Third country advice
The government said it is also looking into how the current local adviser rule would apply to individuals overseas with a UK final salary pension who then decide to move it a pension scheme registered in a third country different to the one in which they live.
It added that in such cases it is consulting the industry on the risks and benefits of taking advice from an adviser in a third country.
The consultation closes on 23 December 2016.
Describing the measures as a “defining moment in financial planning history”, Geraint Davies, managing director of international IFA firm Monfort International, believes removing the advice safeguard will put consumers at risk from scammers.
“The consumer has to be protected and less controls means trouble.
“The systems and processes for international financial planning need over hauling and have done for years and it’s called education and a lack of it!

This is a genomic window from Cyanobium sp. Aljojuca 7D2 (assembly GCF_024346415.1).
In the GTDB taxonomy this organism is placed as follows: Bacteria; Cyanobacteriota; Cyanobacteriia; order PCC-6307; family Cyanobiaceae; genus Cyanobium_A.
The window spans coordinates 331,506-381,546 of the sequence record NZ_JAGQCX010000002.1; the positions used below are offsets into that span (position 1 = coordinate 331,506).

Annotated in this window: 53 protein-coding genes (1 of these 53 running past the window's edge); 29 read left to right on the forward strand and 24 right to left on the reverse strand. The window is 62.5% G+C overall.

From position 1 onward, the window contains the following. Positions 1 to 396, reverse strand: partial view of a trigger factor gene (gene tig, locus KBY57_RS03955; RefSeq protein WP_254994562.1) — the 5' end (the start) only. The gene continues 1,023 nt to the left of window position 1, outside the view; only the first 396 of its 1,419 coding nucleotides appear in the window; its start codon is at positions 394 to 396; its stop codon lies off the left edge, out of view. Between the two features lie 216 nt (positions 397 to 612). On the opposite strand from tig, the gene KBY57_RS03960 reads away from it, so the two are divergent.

“This is not about difficulty in getting advice delivered. It’s about shocking education standards when it comes to international financial advice delivery when it comes to migrants or people working in one jurisdiction with financial interests in another.
“It’s the wild west out there and at long last the penny might be dropping – and there are going to be pennies from heaven and bad pennies will land in the email tray,” he told IA.
He questioned why “scammers, commission hiding cowboys and con artists” have been given even more freedom to “flog useless pension solutions”, referring to Rops.
“Pension transaction victims will be writing in their thousands demanding why anyone would suggest that the scammers and commission hiding cowboys and con artists be given even more freedom to flog useless pension solutions,” he added.
Davies said he know of one firm with a pension specialist, who signs 40 overseas transfer letters a week – “the fees being earned would be more than Hollywood’s highest paid actor gets for their autograph”, he said.